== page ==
Next, head to Corinth. New Corinth can be nice for a walk and provides a good base to explore the surrounding area. But in my opinion, Ancient Corinth is a lot more captivating. In Ancient Corinth, you have to see the stunning Acropolis of ancient Corinth, Acrocorinth. You also don’t want to miss the Ancient Corinth Archaeological Museum and Site. You will see the small but impressive remains of the Temple of Apollo and other ancient monuments.
In many ways, the archaeological sites in Ancient Corinth are even more stunning than the ones in Athens. Better yet, you will surely avoid the tourists that often crowd Greece’s capital city. To be honest, I’m not the biggest archaeology buff, but I really enjoyed Ancient Corinth!
From here, you can discover different regions of the Peloponnese. But for this 10 day Greece itinerary, I suggest going east to the town of Nafplio. This charming destination is a favorite with Greek tourists for its narrow streets and historical significance.
Mycenae and Nafplio
On the way to Nafplio, you can stop in Ancient Mycenae. Here, you will want to see the Acropolis of Mycenae from the 2nd Century BC. This UNESCO World Heritage site gives you insight into one of the most dominant Greek civilizations.
Nafplio’s architecture reflects the town’s Byzantine, Venetian, and Ottoman past and its importance during the Greek revolution. Nafplio’s landmarks are its fortresses Palamidi, Akronafplia, and Bourtzi.
Palamidi is famous in Greece for housing the cave in which Theodoros Kolokotronis was imprisoned after charges of treason. It is an absolute must for Greek history and its magnificent views of Nafplio and the sea.
The second fortress, Bourtzi, can only be reached in the summer by boat. It can also be seen across the waters from the mainland!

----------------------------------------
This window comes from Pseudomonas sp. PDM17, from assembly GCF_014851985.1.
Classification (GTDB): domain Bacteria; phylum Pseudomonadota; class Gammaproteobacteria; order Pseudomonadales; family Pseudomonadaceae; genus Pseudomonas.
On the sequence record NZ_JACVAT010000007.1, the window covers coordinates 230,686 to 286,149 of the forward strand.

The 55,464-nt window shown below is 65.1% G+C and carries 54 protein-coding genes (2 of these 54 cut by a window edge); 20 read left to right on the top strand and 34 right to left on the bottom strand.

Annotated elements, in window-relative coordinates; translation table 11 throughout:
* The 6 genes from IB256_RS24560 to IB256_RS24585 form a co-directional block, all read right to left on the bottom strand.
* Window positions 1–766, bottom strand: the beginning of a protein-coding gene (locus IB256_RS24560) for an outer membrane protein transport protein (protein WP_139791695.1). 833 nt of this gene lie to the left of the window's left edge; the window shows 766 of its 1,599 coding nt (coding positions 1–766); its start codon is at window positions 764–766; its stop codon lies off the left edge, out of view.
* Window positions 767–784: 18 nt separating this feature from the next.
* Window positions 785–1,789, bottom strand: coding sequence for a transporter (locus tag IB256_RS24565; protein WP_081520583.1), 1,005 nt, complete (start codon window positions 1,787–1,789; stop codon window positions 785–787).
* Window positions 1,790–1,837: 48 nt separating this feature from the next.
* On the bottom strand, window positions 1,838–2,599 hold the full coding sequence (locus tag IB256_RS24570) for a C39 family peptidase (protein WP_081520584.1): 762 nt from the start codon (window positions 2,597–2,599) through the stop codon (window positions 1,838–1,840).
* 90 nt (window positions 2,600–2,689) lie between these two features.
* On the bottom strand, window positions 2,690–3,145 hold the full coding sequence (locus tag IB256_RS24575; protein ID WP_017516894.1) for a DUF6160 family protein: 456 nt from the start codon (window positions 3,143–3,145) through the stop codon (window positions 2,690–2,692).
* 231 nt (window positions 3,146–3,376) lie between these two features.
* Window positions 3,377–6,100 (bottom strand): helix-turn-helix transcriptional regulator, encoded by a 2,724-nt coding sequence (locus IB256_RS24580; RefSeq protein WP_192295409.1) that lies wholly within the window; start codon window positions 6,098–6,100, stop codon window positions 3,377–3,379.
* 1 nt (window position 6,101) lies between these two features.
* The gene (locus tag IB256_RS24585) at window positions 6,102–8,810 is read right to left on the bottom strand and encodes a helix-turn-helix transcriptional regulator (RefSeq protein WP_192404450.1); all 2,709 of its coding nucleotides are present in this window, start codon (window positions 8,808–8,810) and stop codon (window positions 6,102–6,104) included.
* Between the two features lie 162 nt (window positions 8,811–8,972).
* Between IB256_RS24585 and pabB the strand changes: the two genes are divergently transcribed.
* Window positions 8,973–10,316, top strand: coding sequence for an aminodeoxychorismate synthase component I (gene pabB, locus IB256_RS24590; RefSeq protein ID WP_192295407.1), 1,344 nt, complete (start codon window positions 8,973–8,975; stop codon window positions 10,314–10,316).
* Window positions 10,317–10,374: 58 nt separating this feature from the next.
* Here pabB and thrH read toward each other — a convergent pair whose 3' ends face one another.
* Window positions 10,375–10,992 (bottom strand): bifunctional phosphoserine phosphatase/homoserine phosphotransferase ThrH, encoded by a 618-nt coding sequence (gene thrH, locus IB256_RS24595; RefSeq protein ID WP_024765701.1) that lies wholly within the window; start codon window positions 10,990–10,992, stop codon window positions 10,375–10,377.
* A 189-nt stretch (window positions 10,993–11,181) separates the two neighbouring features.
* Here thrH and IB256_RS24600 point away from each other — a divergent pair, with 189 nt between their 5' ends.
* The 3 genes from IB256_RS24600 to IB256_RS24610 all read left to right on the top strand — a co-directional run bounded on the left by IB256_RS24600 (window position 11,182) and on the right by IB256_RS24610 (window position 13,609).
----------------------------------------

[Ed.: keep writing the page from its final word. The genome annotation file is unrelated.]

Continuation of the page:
If you’re up for exploring yet another fortress, Akronafplia is absolutely worth the hike. It sits atop Nafplio and houses the remains of three castles. You can also opt to stroll through the picturesque town of Nafplio itself instead. Due to its history, Italian influences can be felt within Nafplio, which will be a nice contrast to what you’ve seen in Athens.
A good Airbnb in Nafplio will cost at least EUR 34. You will probably spend two nights here. Alternatively, spend the first night in Corinth and the second in Nafplio!
Kardamyli and Kalamata
Kalamata is going to be our last stop in the Peloponnese. Kalamata is a bit cheaper than Nafplio, and you will find an Airbnb for as little as EUR 29. I suggest spending two days in Kalamata so you get a chance to get some rest on its beautiful beaches.
When you arrive in Kalamata, opt for a lovely stroll through the town. Kalamata is one of the wealthiest towns in Greece and has some very beautiful churches for you to marvel at. It is also a great base for exploring the nearby beaches. The area around Kalamata actually features some of the most beautiful coastlines in the entire Peloponnese!
You have to go to the famous Voidokilia beach, which is super easy to reach and absolutely gorgeous. Having a great beach umbrella will be helpful for visiting this lovely site.
Days 7-10 – Monemvasia and Kythira
After exploring the Peloponnese, it’s time to head to our final destination in Greece, the island of Kythira. Kythira is located right between the Peloponnese and Crete so you can get there by ferry from Neapoli.
The ferry from Neapoli to Kythira costs EUR 12.50 per person and EUR 44.50 for a car. You will reach Kythira in 1 hour and 15 minutes.